He noted that "executive compensation is a very high-profile aspect of running an operation." Pay should match performance, he said, and "we've had three really excellent years" of growth in local programs and contributions.

As is common among executives at nonprofits, Marrazzo made donations to his organization. He gave a total of at least $90,000 to WHYY over the last four fiscal years, according to its annual reports. He and Sweeney declined to specify the amount. "In any nonprofit you would expect the executive team, as well as the board members, to make contributions," Sweeney said.

Interviews with experts in executive pay, nonprofits and public broadcasting raise questions about Marrazzo's compensation and suggest it is inconsistent with the station's size and the quality of its original TV programming.

"It's definitely off our charts," said Ken Berger, president and executive director of Charity Navigator, an independent, nonprofit Web site that evaluates nonprofits' financial performance using federal tax data.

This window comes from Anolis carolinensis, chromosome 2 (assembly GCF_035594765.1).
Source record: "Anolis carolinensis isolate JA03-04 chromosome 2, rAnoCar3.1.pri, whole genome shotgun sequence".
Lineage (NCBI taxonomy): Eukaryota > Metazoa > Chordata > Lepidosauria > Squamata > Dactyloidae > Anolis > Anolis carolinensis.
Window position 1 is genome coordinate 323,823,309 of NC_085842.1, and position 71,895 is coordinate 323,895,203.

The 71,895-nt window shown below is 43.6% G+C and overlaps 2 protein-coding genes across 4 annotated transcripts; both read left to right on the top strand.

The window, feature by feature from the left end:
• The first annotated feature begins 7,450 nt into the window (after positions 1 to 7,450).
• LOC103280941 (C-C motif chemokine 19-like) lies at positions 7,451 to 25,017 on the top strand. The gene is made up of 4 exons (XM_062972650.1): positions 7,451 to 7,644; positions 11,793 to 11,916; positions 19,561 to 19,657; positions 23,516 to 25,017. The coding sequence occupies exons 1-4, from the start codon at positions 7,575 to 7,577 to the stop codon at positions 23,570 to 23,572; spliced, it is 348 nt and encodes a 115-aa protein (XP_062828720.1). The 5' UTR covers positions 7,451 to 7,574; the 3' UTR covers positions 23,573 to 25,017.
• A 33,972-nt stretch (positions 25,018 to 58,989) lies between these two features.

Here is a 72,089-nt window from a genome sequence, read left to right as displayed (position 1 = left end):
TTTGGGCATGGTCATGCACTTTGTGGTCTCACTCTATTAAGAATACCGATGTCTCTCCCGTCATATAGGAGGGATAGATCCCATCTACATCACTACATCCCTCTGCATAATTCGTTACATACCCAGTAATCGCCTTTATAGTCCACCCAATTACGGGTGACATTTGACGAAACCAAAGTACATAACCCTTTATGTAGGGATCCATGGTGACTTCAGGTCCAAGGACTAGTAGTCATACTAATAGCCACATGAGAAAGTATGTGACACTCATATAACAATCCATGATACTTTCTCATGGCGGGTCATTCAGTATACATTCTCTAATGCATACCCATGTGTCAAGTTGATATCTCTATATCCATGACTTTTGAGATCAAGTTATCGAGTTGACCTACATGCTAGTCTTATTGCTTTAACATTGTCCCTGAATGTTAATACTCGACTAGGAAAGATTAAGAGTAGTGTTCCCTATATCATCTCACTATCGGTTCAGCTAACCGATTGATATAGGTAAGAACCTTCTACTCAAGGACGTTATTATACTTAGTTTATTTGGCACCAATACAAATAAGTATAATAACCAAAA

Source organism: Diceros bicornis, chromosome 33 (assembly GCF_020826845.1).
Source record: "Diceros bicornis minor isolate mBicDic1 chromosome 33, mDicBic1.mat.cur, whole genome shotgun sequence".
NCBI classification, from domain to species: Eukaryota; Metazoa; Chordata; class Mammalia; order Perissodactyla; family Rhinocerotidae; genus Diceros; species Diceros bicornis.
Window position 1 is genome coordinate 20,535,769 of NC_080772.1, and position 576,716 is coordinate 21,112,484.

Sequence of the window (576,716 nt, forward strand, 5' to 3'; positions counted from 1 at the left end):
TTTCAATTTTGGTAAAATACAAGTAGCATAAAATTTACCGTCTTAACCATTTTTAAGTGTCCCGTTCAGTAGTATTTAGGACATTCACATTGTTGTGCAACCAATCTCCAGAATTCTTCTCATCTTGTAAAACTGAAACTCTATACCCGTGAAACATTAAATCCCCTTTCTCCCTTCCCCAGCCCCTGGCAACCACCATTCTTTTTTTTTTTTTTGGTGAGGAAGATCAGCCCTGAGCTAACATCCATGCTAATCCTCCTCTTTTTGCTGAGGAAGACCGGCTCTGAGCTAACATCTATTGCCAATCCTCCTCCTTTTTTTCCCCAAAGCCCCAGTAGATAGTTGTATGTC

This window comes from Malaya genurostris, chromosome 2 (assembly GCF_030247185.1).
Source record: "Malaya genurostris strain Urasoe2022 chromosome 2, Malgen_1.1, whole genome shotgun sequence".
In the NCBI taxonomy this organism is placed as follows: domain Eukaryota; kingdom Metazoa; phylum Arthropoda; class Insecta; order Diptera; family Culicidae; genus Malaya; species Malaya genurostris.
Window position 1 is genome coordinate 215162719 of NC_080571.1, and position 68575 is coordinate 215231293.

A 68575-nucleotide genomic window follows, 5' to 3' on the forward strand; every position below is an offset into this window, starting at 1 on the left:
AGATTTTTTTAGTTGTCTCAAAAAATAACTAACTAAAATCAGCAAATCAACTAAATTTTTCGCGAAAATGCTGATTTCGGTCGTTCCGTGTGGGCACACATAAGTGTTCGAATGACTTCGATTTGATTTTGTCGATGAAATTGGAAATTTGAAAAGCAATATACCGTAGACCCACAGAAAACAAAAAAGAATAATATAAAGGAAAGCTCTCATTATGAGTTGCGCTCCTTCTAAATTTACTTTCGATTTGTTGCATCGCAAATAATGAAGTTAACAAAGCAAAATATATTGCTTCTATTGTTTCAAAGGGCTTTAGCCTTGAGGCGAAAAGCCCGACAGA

Charity Navigator gave WHYY two stars out of four for the fiscal year ending June 2006. Two stars mean an organization "needs improvement," Berger said. Charity Navigator has not analyzed the latest WHYY data.

"It's embarrassing," former WHYY radio reporter Joel Rose, who left the station last year, said of Marrazzo's pay. Added Rose, now a freelance contributor to NPR and a substitute host on WHYY's Radio Times, "I had a hard time telling my friends to give to the station."

Leland Ware, the board vice chairman and a professor of law and public policy at the University of Delaware, said: "We also know how this looks to the public. But this is a deliberate strategy we adopted to maintain and grow."

Marrazzo's $740,090 pay package is 14 percent higher than the $646,758 he received the prior year. Sweeney and others would not discuss Marrazzo's performance goals in his past contracts, or details of his new multiyear contract, which the board has agreed to in principle, but not approved.

The Delaware Valley's major public broadcaster was born a half-century ago.

Philadelphia Mayor Richardson Dilworth called the launch of WHYY's TV signal in 1957 "an example of the spiritual awakening of the city" and "what citizens can do when they work together." Its aspirations were embodied in its call letters: "Wider Horizons for You and Yours."